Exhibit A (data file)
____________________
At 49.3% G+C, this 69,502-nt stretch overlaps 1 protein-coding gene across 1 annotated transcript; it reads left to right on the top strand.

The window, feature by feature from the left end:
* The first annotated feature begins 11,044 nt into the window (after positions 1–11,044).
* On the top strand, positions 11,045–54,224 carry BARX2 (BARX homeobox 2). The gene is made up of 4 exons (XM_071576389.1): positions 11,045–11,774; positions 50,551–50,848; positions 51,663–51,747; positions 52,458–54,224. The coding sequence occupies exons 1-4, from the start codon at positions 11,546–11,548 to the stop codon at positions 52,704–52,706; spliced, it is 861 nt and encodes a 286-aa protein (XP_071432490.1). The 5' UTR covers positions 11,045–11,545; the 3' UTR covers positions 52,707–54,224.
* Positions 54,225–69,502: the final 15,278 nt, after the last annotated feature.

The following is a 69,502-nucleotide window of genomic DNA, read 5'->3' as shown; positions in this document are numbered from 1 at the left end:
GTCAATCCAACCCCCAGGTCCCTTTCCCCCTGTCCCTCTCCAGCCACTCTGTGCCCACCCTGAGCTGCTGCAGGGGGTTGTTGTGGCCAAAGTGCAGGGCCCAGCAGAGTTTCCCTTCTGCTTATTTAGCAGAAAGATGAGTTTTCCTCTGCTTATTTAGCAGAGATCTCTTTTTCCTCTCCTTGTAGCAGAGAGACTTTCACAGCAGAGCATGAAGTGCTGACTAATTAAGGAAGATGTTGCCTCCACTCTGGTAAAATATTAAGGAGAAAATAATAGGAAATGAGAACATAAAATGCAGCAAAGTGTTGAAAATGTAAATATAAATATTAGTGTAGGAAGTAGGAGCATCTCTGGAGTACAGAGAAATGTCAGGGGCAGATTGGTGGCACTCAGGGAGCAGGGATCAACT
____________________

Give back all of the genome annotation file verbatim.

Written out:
At 49.3% G+C, this 69,502-nt stretch overlaps 1 protein-coding gene across 1 annotated transcript; it reads left to right on the top strand.

The window, feature by feature from the left end:
* The first annotated feature begins 11,044 nt into the window (after positions 1–11,044).
* On the top strand, positions 11,045–54,224 carry BARX2 (BARX homeobox 2). The gene is made up of 4 exons (XM_071576389.1): positions 11,045–11,774; positions 50,551–50,848; positions 51,663–51,747; positions 52,458–54,224. The coding sequence occupies exons 1-4, from the start codon at positions 11,546–11,548 to the stop codon at positions 52,704–52,706; spliced, it is 861 nt and encodes a 286-aa protein (XP_071432490.1). The 5' UTR covers positions 11,045–11,545; the 3' UTR covers positions 52,707–54,224.
* Positions 54,225–69,502: the final 15,278 nt, after the last annotated feature.

The following is a 69,502-nucleotide window of genomic DNA, read 5'->3' as shown; positions in this document are numbered from 1 at the left end:
GTCAATCCAACCCCCAGGTCCCTTTCCCCCTGTCCCTCTCCAGCCACTCTGTGCCCACCCTGAGCTGCTGCAGGGGGTTGTTGTGGCCAAAGTGCAGGGCCCAGCAGAGTTTCCCTTCTGCTTATTTAGCAGAAAGATGAGTTTTCCTCTGCTTATTTAGCAGAGATCTCTTTTTCCTCTCCTTGTAGCAGAGAGACTTTCACAGCAGAGCATGAAGTGCTGACTAATTAAGGAAGATGTTGCCTCCACTCTGGTAAAATATTAAGGAGAAAATAATAGGAAATGAGAACATAAAATGCAGCAAAGTGTTGAAAATGTAAATATAAATATTAGTGTAGGAAGTAGGAGCATCTCTGGAGTACAGAGAAATGTCAGGGGCAGATTGGTGGCACTCAGGGAGCAGGGATCAACT